Mike P - I was very unsure how to figure out how much bracing to put into the design so my volume numbers were more of a swag. Ideally, I'd like it to be 24x24x30-36 inches high. If I make it downward firing, it would need to be shorter to accomodate the "legs" under the box; if I point it out the side it can be the full 36" high. I have some room to play with the numbers as the location in the room is basically a dead corner. I had hoped to disguise it as a corner table and will be putting one of my surrounds and (likely) a lamp on it.

Is there a rule of thumb for bracing - every X inches, that sort of thing? I used the bracing and port calculators and took a swag at the volume of the amp as well, and in a 24x24x34 box I got 7.6 cf. Did I overestimate how much room the "stuff" will take up (bracing, driver, port, amp)?
 

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24x24x36 would be a bit over 8+ cu.ft. net volume. If it had 4" legs for a down firing sub then it would be about 7+ cu.ft. net volume. Bracing should be every 12" for a vibration free cabinet, but if the internal height were 30" then a brace at 15" would be fine. With a closer idea on your cabinet volume you can model the different subs to see what you like best.
 

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I would second (or third? ) the notion to go with a 15hz tune (or lower). You don't want to miss out on those lower frequency effects after you go through all the effort.

The Dayton ref HF 15 will tune low and puts out plenty for me in a 7 cu. ft. Box.

I like Dayton but now I think there are better drivers for your money from Mach, AE, or FiCar.
 

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Discussion Starter · #9 ·
Resurrecting one of my first threads, as - after much wrangling - my first DIY sub is complete. Build thread here.

Learned much along the way, and the next one will be even better :)

Thanks to all who assisted, whether you knew it or not!
 

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I've been slowly finalizing my design for my first DIY sub. This will be used almost exclusively for HT - any music listening will be background music type stuff.

Goals:

  • Footprint no more than 30w x 30d x 36h
  • Flat (or close to flat) response to 20hz with a smooth rolloff below that
  • < $500 for all components

Here's what I came up with:

  • Dayton TIT400C Titanic Mk III 15" driver
  • Either the O Audio 500w BASH plate amp or the PE BASH 500w plate amp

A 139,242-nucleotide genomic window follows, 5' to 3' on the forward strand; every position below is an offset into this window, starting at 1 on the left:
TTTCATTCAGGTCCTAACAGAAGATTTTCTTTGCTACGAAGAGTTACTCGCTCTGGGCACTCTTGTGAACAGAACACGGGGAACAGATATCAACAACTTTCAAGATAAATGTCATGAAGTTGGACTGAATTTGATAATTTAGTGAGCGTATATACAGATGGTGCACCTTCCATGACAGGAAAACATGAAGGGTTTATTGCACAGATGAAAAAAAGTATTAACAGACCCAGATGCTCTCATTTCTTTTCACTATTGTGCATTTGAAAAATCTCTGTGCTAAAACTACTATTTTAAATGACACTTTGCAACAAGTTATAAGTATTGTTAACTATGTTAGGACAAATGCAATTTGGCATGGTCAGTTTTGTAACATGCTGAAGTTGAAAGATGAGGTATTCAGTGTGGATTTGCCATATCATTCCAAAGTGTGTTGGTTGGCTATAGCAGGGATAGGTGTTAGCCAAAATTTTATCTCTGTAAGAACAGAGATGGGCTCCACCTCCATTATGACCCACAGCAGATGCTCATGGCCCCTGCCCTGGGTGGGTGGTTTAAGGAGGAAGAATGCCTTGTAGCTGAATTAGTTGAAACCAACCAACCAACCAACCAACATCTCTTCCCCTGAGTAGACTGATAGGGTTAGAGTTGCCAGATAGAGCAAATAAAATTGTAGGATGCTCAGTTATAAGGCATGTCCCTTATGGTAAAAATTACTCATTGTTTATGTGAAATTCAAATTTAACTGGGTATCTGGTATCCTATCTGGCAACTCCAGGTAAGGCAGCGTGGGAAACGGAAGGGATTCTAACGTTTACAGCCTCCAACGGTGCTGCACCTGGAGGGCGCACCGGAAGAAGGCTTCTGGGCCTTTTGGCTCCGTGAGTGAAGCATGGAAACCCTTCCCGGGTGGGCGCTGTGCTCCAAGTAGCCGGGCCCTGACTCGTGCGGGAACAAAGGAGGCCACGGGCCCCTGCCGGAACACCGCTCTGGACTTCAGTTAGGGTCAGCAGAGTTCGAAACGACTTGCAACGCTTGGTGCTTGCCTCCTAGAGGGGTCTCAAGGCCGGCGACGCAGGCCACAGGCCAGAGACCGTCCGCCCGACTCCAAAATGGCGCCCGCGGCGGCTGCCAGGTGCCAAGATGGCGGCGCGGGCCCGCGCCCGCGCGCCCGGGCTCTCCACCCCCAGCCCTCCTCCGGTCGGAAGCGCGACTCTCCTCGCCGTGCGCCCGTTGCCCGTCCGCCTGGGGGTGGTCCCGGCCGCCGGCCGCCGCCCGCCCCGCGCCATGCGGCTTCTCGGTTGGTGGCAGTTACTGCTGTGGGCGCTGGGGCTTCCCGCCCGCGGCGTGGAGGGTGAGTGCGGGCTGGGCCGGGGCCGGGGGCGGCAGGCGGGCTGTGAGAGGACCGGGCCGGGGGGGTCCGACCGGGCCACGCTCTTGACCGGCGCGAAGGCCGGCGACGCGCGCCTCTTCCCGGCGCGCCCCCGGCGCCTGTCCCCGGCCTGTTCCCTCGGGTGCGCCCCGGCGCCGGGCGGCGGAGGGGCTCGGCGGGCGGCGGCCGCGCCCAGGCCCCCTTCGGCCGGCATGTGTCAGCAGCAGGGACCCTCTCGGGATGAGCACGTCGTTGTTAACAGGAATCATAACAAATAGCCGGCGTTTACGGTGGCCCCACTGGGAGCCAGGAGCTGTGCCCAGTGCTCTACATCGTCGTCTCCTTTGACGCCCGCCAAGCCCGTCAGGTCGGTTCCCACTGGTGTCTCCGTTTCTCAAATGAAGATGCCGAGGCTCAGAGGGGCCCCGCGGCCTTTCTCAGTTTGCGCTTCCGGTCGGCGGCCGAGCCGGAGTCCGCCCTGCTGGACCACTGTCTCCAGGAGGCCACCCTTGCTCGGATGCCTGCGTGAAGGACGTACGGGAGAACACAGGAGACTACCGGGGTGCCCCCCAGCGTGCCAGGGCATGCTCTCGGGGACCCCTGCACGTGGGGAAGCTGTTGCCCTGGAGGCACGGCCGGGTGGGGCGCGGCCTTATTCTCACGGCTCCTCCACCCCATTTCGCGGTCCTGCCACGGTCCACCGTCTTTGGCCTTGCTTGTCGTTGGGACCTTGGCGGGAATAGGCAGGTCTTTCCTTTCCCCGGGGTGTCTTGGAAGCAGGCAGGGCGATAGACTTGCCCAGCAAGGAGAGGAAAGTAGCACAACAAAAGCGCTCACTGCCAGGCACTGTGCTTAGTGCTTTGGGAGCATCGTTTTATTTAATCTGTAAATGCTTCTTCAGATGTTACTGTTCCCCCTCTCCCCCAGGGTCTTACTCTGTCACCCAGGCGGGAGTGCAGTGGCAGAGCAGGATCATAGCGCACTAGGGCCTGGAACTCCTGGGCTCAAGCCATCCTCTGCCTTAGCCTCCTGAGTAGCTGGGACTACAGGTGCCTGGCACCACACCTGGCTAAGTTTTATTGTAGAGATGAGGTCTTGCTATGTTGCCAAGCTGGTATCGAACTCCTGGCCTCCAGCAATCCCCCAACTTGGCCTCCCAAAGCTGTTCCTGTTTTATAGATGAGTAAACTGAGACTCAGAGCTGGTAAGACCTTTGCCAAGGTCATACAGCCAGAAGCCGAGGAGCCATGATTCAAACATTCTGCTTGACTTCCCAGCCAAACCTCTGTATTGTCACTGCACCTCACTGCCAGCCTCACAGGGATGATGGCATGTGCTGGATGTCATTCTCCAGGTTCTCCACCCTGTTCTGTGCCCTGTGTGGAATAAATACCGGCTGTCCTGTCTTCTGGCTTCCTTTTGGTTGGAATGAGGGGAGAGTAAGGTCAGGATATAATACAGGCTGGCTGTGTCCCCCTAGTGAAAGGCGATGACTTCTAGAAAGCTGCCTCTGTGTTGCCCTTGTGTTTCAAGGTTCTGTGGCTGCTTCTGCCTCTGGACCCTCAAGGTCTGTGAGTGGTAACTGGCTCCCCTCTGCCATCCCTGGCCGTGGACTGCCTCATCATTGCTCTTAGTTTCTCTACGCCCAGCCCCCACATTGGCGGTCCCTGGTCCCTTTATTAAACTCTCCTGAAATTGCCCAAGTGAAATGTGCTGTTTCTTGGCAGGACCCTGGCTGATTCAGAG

• An enclosure with 8 ft^3 net volume tuned to 20 hz. It will be slot ported; my initial thought is to have the driver fire downward (I checked and the Titanic should have about 2% sag, so it should be OK) and the slot port will exit just under the top of the cabinet. Cabinet will be roughly 24d x 24w x 30-36h and will sit in the right rear corner of my living room.

I've attached the project files to this post. For reference, the charts read as follows:

  • Gray - Dayton Titanic, 8 cf, 500w, 20hz tune
  • Red - Dayton Titanic, 12 cf, 500w, 20hz tune
  • Blue - Dayton Titanic, 8 cf, 500w, 15hz tune
  • Orange - Dayton Titanic, 12 cf, 500w, 15hz tune
  • Yellow - Dayton RSS390HF, 8 cf, 300w (only way to limit excursion), 20 hz tune

Admittedly I am a n00b, but it seems to me that the best combination is the Titanic in an 8 cf box tuned to 20 hz, unless I can up the box size. It seems like this driver does not like a tune below 20 hz or thereabouts, unless I'm doing something wrong (definitely a possibility!)

I struggled a little balancing port size with resonance but think it came out OK. This will definitely need a highpass filter of some sort to manage excursion below 15-17 hz, depending on the enclosure size and tune. I wasn't sure how to model that (found the parameters for the Bash 300, but not the 500) so I left them all "natural". Because I had the numbers for the Bash 300, I added them to the RSS390.

Assuming I go with the 8 cf / 20 hz tune, my thought was to built it so that it fires downward and is slot ported, the slot to exit just under the "top" of the box. I found the calculations for sag on the PE forum, and if my math is right the Titanic checks in at about 2%, so it should be OK mounted horizontally. How much clearance would I need below the box? I could also set it up to use a side baffle if necessary, just would look cleaner pointed down.

Any recommendations and advice for firming these up would much appreciated!
I completely and completely agree with you about the high-pass filter, I support it. And the 8cf 20hz box is amazing. And I have been doing sound for a long time, recording songs for performers. I also work part-time as a designer, create covers for songs, for this I use a cool creator Color names and hex codes . Here I am such a multifunctional sounder :)